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FatCam: Museum of London’s livestream of a rancid hunk of sewage proves popular

A sewer technician, also known as a “flusher,” holds a small section of fatberg found below the streets of London, U.K. Adrian Dennis/Getty Images

A livestream of a rotting McDonald’s hamburger sounded bad enough when we heard about it a few years back, but this latest one of a rancid fatberg definitely takes video streams to a whole new level of grossness.

The Museum of London came up with the idea for its “FatCam” after it started displaying a small section of the infamous “Whitechapel fatberg” for visitors earlier this year. The small block of pure filth turned out to be a surprise hit with visitors, prompting curators to start a livestream of the toxic waste so people around the world could watch it mutate. Oh, the joys of an internet connection.

If the “fatberg” is something that’s yet to cross your radar, well, it pretty much does what it says on the tin. And then some.

Building up in city sewage pipes over many years, fatbergs are made up of things that people really shouldn’t be flushing down the toilet or chucking down the sink — stuff like congealed cooking oil, diapers, and wet wipes. Closer inspection — if you dare to entertain such an idea — is likely to uncover additional items such as condoms, cotton buds, human waste and, just to top it all off, a cornucopia of infectious bacteria.

London is no stranger to fatbergs, with the gargantuan Whitechapel colossus bringing the problem to international attention when it was discovered in 2017. Around 250 meters long and weighing an estimated 130 tons, the growing obstruction was discovered just as it threatened to push raw sewage onto the city’s streets. It took almost a month to break up the mass of congealed garbage, with the Museum of London grabbing a small section of it for display — presumably as a nod to the city’s ongoing battle with the putrid, revolting mess.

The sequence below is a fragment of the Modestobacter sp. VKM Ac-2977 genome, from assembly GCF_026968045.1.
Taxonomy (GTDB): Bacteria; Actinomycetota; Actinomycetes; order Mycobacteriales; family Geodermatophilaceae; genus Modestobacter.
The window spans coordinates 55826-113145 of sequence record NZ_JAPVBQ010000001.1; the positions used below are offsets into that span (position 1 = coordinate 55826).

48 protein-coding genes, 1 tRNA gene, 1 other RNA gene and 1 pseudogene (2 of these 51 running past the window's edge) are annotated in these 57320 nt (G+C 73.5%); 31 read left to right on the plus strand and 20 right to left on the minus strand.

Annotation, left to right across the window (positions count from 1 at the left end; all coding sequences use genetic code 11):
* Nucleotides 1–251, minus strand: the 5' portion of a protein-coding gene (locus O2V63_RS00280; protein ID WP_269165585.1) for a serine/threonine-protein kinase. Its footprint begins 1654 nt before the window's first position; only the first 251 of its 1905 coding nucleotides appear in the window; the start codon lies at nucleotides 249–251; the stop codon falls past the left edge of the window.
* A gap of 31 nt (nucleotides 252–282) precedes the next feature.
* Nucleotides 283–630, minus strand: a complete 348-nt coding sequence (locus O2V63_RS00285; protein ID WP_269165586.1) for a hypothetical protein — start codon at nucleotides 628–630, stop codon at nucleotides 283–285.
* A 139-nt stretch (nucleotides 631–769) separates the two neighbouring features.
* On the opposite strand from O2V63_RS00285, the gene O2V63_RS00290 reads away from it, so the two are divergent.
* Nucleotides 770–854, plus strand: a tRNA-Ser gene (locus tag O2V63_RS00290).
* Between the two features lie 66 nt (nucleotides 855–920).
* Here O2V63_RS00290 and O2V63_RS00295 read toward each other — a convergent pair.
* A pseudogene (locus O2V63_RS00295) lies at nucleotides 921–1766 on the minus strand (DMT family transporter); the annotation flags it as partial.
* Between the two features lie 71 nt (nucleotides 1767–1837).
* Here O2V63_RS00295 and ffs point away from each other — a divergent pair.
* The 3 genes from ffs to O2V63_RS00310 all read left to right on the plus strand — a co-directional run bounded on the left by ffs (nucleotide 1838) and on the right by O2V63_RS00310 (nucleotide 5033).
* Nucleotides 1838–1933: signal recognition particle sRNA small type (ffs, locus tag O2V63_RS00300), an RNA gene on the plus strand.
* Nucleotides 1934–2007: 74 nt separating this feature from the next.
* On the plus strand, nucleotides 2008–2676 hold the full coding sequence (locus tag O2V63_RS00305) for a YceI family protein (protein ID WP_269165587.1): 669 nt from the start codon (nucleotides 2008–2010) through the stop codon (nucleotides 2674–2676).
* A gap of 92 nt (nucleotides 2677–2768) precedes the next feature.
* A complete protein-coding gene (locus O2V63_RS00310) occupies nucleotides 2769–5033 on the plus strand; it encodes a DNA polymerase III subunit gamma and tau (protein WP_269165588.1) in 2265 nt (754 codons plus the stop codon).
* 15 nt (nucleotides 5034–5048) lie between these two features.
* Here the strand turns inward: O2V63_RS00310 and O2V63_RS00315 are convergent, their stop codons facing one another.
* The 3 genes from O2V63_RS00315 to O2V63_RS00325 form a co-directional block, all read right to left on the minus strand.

Mutating muck

Now, you might think that a solidified specimen of filth and muck wouldn’t get up to much while sitting in a museum, preferring instead to idle away the hours as a solidified specimen of filth and muck. But you couldn’t be more wrong. On its website, the museum is imploring people to “check back occasionally to see how fatberg slowly develops while it’s in store,” adding that  the noxious waste has already “hatched flies, sweated, and changed color.” Nice.

But it gets worse. Since taking ownership of the fatberg, the museum’s stinking chunk of crud has, hardly surprisingly, “started to grow an unusual and toxic mold, in the form of visible yellow pustules.”

So, sit back in your favorite armchair, grab a vomit bag, and hit the link to marvel at the unspeakably foul development of the Museum of London’s livestreamed gunk.

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